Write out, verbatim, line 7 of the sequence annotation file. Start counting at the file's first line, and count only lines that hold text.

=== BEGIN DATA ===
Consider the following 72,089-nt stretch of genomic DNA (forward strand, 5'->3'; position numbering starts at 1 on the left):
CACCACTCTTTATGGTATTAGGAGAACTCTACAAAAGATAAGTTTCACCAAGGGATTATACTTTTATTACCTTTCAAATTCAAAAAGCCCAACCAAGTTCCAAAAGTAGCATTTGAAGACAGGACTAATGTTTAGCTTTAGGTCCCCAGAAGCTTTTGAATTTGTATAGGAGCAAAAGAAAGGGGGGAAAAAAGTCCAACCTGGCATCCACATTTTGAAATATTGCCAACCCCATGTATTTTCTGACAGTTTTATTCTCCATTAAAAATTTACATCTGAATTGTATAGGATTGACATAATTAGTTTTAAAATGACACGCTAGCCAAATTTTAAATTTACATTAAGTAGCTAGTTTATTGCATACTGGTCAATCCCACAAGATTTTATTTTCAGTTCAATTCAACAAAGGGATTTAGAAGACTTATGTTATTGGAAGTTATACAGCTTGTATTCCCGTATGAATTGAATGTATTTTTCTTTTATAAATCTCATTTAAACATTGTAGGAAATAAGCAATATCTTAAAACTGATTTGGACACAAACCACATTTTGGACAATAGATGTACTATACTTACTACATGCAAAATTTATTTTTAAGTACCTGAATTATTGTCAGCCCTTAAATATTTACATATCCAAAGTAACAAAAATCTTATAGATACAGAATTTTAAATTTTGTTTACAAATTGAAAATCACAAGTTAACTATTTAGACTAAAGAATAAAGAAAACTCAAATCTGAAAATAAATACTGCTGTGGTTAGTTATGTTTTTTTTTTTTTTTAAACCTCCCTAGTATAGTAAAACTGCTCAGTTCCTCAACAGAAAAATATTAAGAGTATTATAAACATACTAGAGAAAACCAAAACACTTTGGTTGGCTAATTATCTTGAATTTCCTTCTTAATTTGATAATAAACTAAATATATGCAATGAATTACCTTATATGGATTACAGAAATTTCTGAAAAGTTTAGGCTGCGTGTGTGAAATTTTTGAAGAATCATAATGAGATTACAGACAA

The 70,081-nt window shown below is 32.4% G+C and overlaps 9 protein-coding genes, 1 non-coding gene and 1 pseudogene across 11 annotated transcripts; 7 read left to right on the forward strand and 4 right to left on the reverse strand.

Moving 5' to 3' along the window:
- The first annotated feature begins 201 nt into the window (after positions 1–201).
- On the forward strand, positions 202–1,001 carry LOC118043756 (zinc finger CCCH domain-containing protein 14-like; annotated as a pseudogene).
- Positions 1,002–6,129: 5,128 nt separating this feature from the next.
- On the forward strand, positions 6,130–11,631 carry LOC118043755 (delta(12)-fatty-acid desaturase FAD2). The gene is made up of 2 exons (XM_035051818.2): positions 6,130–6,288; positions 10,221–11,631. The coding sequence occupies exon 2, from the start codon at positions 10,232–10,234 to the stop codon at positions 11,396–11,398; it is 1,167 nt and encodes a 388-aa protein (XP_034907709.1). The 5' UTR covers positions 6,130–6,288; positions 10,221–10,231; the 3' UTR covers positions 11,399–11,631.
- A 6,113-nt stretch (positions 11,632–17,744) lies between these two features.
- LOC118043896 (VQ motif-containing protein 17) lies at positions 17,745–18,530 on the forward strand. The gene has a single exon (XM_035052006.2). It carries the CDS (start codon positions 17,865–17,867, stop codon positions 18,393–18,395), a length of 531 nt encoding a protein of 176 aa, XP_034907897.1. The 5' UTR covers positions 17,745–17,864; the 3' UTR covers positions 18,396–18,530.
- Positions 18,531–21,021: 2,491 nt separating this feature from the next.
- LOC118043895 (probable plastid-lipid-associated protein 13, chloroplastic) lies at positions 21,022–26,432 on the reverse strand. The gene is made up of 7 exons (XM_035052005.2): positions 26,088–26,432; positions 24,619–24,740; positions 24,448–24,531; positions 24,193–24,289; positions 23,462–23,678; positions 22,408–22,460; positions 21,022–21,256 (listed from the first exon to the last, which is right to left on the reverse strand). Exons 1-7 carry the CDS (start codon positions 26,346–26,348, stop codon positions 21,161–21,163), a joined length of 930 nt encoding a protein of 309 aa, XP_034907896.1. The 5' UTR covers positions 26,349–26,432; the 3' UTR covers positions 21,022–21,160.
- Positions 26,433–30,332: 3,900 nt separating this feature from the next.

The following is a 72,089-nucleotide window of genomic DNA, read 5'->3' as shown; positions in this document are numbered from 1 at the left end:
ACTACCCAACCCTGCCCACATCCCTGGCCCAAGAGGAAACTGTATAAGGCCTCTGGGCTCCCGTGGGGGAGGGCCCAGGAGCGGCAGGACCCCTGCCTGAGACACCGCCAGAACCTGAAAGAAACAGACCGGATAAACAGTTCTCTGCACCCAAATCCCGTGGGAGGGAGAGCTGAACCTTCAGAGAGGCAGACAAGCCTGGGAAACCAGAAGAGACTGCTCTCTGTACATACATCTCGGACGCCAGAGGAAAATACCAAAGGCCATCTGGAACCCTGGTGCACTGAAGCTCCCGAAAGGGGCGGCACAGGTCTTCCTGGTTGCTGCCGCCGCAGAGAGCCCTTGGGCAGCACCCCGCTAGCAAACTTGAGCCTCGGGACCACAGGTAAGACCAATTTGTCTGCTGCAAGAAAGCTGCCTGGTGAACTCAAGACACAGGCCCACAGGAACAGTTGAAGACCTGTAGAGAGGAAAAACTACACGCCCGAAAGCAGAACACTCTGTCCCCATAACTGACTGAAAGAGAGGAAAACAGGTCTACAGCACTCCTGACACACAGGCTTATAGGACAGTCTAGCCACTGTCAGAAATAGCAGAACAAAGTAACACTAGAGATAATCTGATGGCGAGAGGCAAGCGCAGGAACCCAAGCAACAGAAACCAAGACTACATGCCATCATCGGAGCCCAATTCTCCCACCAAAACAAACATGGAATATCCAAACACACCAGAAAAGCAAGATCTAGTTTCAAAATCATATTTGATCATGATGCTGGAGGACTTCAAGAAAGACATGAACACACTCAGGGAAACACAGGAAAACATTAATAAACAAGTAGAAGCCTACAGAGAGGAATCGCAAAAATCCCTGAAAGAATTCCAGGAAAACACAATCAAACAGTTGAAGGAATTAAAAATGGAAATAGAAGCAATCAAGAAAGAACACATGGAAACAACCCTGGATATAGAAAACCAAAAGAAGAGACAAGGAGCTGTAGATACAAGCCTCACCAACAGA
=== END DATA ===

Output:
- Positions 1,002–6,129: 5,128 nt separating this feature from the next.